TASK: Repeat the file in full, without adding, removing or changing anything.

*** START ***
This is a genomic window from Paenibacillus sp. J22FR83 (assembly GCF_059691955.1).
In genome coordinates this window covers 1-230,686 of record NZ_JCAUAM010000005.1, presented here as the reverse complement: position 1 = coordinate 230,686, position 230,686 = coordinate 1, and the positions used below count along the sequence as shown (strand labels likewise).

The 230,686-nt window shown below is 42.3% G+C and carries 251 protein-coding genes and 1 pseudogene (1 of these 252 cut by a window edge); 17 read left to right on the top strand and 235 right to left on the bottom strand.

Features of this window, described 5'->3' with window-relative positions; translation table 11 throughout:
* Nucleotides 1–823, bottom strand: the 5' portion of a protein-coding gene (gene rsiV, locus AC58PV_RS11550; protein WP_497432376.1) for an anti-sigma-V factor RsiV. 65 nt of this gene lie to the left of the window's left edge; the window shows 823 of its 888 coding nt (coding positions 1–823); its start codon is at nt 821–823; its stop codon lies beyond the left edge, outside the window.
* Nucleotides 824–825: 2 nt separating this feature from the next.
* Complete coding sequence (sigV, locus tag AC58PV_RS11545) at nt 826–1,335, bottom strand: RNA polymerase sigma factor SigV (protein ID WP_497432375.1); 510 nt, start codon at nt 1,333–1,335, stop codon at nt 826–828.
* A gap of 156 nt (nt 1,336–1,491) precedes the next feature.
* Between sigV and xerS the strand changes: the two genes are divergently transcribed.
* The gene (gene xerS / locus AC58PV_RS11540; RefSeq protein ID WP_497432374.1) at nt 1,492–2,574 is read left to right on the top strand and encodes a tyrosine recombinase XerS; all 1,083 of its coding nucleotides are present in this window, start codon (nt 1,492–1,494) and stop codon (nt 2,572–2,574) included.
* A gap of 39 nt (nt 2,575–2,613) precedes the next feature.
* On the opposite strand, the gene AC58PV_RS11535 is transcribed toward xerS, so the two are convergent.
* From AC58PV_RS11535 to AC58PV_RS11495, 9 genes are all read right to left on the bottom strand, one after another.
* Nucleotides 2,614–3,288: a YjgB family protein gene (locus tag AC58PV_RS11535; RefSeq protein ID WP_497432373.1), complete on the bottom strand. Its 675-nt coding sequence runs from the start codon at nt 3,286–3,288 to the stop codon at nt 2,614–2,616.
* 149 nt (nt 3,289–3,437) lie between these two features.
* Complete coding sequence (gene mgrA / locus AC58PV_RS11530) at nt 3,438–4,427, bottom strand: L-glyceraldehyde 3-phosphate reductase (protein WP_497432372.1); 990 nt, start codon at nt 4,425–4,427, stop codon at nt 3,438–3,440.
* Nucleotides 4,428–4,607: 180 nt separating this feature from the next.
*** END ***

This is a genomic window from Paenibacillus sp. J22FR83 (assembly GCF_059691955.1).
In genome coordinates this window covers 1-230,686 of record NZ_JCAUAM010000005.1, presented here as the reverse complement: position 1 = coordinate 230,686, position 230,686 = coordinate 1, and the positions used below count along the sequence as shown (strand labels likewise).

The 230,686-nt window shown below is 42.3% G+C and carries 251 protein-coding genes and 1 pseudogene (1 of these 252 cut by a window edge); 17 read left to right on the top strand and 235 right to left on the bottom strand.

Features of this window, described 5'->3' with window-relative positions; translation table 11 throughout:
* Nucleotides 1–823, bottom strand: the 5' portion of a protein-coding gene (gene rsiV, locus AC58PV_RS11550; protein WP_497432376.1) for an anti-sigma-V factor RsiV. 65 nt of this gene lie to the left of the window's left edge; the window shows 823 of its 888 coding nt (coding positions 1–823); its start codon is at nt 821–823; its stop codon lies beyond the left edge, outside the window.
* Nucleotides 824–825: 2 nt separating this feature from the next.
* Complete coding sequence (sigV, locus tag AC58PV_RS11545) at nt 826–1,335, bottom strand: RNA polymerase sigma factor SigV (protein ID WP_497432375.1); 510 nt, start codon at nt 1,333–1,335, stop codon at nt 826–828.
* A gap of 156 nt (nt 1,336–1,491) precedes the next feature.
* Between sigV and xerS the strand changes: the two genes are divergently transcribed.
* The gene (gene xerS / locus AC58PV_RS11540; RefSeq protein ID WP_497432374.1) at nt 1,492–2,574 is read left to right on the top strand and encodes a tyrosine recombinase XerS; all 1,083 of its coding nucleotides are present in this window, start codon (nt 1,492–1,494) and stop codon (nt 2,572–2,574) included.
* A gap of 39 nt (nt 2,575–2,613) precedes the next feature.
* On the opposite strand, the gene AC58PV_RS11535 is transcribed toward xerS, so the two are convergent.
* From AC58PV_RS11535 to AC58PV_RS11495, 9 genes are all read right to left on the bottom strand, one after another.
* Nucleotides 2,614–3,288: a YjgB family protein gene (locus tag AC58PV_RS11535; RefSeq protein ID WP_497432373.1), complete on the bottom strand. Its 675-nt coding sequence runs from the start codon at nt 3,286–3,288 to the stop codon at nt 2,614–2,616.
* 149 nt (nt 3,289–3,437) lie between these two features.
* Complete coding sequence (gene mgrA / locus AC58PV_RS11530) at nt 3,438–4,427, bottom strand: L-glyceraldehyde 3-phosphate reductase (protein WP_497432372.1); 990 nt, start codon at nt 4,425–4,427, stop codon at nt 3,438–3,440.
* Nucleotides 4,428–4,607: 180 nt separating this feature from the next.